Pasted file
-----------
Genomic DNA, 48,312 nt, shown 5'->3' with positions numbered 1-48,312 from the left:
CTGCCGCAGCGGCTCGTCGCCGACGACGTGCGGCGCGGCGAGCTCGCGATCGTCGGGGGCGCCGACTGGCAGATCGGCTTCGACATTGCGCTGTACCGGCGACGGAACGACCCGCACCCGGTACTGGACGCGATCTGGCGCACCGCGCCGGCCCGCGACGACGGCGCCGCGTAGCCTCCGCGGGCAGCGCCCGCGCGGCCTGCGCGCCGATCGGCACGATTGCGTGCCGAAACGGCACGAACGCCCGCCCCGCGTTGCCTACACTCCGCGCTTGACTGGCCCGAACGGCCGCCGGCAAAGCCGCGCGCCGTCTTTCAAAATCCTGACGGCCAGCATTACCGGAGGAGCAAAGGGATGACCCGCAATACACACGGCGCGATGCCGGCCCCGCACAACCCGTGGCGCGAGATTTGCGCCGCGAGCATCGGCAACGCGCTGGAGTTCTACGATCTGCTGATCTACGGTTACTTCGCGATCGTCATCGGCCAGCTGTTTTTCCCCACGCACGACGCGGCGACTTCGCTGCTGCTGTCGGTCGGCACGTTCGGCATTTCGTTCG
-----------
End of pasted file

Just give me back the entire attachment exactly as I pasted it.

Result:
Genomic DNA, 48,312 nt, shown 5'->3' with positions numbered 1-48,312 from the left:
CTGCCGCAGCGGCTCGTCGCCGACGACGTGCGGCGCGGCGAGCTCGCGATCGTCGGGGGCGCCGACTGGCAGATCGGCTTCGACATTGCGCTGTACCGGCGACGGAACGACCCGCACCCGGTACTGGACGCGATCTGGCGCACCGCGCCGGCCCGCGACGACGGCGCCGCGTAGCCTCCGCGGGCAGCGCCCGCGCGGCCTGCGCGCCGATCGGCACGATTGCGTGCCGAAACGGCACGAACGCCCGCCCCGCGTTGCCTACACTCCGCGCTTGACTGGCCCGAACGGCCGCCGGCAAAGCCGCGCGCCGTCTTTCAAAATCCTGACGGCCAGCATTACCGGAGGAGCAAAGGGATGACCCGCAATACACACGGCGCGATGCCGGCCCCGCACAACCCGTGGCGCGAGATTTGCGCCGCGAGCATCGGCAACGCGCTGGAGTTCTACGATCTGCTGATCTACGGTTACTTCGCGATCGTCATCGGCCAGCTGTTTTTCCCCACGCACGACGCGGCGACTTCGCTGCTGCTGTCGGTCGGCACGTTCGGCATTTCGTTCG